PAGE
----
Tuesday, April 11, 2006

Fieldwork in Sjögestad


After a rare night of poor sleep I woke into a snowy morning. Kissing the beautiful ladies of my family goodbye, I lugged my stuff down to the car and drove for 2½ hours to Linköping. The snow cleared off pretty soon. I was entertained by the BBC's digital tech podcast, a reading of Kerouac's On the Road and R.U. Sirius's podcast with an interview of sex-ed podcaster Violet Blue. She's got a really nice laugh.

Sirius also played an excellent psychedelic mashup of Dolly Parton singing "Stairway to Heaven" (!), Annie Lennox singing "This City Never Sleeps" and the Beatles singing "Because" and "The End". All elegantly knitted together by someone who calls themselves DJ Earworm.

Kerouac and his buddies, male and female, were of course, by definition really, extremely out of it. Self-absorbed junkies. I pity their kids. But he writes well -- even though it's frustrating to hear/read about these people bumbling around, entirely unfit for adult life. Grow up, you silly bastards!

Picked up the metal detecting permit in Linköping and went to Sjögestad church where I found my friends Tim Olsson, of owl-accident fame, and Kenth Lärk. They'd come up from Gothenburg with their detectors. Off we went to the site, donned bright orange attention vests, and put in 13½ manly man-hours of metal detecting. It's not the first time these guys come up to work with me in their free time, and I'm very grateful.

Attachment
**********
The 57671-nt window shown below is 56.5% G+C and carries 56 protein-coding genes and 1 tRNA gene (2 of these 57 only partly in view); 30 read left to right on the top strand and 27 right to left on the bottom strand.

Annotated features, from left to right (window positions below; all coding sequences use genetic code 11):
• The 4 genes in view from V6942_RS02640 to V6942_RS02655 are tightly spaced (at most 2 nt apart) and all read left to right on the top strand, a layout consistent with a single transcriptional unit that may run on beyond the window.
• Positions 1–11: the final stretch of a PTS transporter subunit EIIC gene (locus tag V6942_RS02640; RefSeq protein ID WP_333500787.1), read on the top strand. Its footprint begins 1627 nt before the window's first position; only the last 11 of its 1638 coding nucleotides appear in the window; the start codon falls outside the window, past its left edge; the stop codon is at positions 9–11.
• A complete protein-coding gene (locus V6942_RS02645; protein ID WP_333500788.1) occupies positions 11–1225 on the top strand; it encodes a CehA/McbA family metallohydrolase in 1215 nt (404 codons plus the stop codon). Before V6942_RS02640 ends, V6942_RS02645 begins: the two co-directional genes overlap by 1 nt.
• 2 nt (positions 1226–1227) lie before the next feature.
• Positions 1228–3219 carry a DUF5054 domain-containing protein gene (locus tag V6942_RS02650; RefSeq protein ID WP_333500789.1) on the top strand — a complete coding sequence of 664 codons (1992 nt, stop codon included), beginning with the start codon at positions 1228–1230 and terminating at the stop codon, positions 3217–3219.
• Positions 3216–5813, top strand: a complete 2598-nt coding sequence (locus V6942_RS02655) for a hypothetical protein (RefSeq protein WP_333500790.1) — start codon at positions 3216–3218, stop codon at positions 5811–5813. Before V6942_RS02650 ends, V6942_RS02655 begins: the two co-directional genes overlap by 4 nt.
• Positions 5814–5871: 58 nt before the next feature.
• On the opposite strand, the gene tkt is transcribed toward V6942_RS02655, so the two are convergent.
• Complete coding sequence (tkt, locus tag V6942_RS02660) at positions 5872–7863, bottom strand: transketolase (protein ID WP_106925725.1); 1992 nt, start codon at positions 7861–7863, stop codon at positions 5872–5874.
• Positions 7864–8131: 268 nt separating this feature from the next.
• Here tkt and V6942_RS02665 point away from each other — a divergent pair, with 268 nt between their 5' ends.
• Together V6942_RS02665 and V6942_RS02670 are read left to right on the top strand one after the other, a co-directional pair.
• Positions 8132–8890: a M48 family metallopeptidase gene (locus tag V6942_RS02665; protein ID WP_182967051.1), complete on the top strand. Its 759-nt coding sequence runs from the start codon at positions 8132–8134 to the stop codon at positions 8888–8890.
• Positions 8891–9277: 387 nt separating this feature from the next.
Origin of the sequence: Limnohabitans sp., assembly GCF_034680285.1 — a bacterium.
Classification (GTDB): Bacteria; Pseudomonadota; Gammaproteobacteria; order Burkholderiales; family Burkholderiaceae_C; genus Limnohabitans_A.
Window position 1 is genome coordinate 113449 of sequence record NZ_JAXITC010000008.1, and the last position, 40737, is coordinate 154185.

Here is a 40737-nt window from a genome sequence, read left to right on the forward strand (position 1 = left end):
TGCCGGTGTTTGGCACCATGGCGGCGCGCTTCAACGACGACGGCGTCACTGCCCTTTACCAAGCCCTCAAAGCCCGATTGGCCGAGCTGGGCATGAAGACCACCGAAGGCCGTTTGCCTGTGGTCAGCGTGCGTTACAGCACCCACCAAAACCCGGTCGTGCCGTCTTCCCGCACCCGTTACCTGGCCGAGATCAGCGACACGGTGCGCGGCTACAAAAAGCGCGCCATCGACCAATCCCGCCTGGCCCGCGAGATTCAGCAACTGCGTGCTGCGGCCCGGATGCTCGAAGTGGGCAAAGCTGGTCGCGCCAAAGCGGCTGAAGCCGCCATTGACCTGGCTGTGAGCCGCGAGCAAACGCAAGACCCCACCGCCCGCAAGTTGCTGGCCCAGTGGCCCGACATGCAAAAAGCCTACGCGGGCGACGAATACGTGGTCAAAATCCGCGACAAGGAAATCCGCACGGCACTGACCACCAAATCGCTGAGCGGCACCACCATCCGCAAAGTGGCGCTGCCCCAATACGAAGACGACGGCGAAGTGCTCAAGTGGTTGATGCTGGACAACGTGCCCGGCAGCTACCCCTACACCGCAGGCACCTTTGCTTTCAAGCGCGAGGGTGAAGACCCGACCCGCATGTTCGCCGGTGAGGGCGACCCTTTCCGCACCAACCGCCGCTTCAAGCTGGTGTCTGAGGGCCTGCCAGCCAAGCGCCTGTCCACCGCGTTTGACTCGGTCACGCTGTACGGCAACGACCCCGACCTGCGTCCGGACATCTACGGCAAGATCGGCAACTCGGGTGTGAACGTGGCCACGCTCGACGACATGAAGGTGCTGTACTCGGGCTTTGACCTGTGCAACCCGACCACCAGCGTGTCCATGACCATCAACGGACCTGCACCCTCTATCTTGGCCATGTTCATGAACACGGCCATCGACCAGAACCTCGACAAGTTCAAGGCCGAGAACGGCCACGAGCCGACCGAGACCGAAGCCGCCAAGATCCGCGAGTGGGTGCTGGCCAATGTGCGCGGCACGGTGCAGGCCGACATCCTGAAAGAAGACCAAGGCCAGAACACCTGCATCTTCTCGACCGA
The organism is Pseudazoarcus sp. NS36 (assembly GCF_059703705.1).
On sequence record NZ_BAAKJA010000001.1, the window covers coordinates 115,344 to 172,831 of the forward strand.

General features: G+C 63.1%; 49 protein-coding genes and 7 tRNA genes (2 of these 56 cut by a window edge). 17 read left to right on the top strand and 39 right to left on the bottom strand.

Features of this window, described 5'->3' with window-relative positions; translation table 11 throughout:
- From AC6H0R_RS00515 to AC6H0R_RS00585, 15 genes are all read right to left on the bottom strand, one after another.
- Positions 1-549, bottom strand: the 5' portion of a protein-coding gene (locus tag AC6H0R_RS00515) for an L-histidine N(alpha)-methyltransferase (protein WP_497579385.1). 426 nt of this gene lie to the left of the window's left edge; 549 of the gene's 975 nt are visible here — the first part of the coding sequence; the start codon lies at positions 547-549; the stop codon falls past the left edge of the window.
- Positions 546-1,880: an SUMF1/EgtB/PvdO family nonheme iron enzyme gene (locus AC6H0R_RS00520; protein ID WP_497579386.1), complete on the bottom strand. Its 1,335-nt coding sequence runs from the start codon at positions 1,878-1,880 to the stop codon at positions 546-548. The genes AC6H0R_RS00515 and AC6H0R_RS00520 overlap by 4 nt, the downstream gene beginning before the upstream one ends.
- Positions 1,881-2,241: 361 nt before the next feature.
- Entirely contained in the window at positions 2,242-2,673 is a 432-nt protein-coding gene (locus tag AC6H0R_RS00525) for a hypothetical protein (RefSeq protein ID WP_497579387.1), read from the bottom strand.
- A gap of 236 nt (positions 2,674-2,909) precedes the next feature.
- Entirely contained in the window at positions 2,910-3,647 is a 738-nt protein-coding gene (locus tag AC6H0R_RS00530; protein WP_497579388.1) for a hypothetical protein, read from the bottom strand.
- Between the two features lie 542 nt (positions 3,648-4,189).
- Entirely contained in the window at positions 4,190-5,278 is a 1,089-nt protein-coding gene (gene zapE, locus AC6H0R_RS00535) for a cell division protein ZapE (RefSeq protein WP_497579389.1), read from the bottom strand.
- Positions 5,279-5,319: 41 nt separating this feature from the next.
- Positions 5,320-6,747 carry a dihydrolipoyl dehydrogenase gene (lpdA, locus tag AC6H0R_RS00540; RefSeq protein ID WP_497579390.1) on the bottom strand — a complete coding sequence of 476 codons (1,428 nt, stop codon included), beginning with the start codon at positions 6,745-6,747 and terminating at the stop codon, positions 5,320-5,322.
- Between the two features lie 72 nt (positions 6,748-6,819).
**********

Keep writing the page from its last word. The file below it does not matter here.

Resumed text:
I'm looking for the late 1st millennium elite of Östergötland. The petty kings, if you like. The courts of their peers in other provinces are best identified by the profusion of metalwork strewn across the sites. What caught my attention at Sjögestad was a group of undated great barrows east of the church, one of them named Lustigkullen, "the Merry Barrow". (Maybe something to do with mid-summer revels?) I'm going back in September to try to get some datable charcoal from under the periphery of the largest barrow.

But we didn't find our Geatish princelings today. After cleaning the finds, we decided to keep only four of them: a broken 18/19th century silver thingy, a 17th century copper coin, the leg of a 15/16th century brass cooking pot and the decorative bronze head of a 10th century dress pin. A Viking Period find is of course nice, but I highly doubt that a single dress pin would have impressed the aristocrats I'm chasing.

We still have quite an area to cover in Sjögestad tomorrow morning, so we'll see what turns up. And then the permit covers another five sites...

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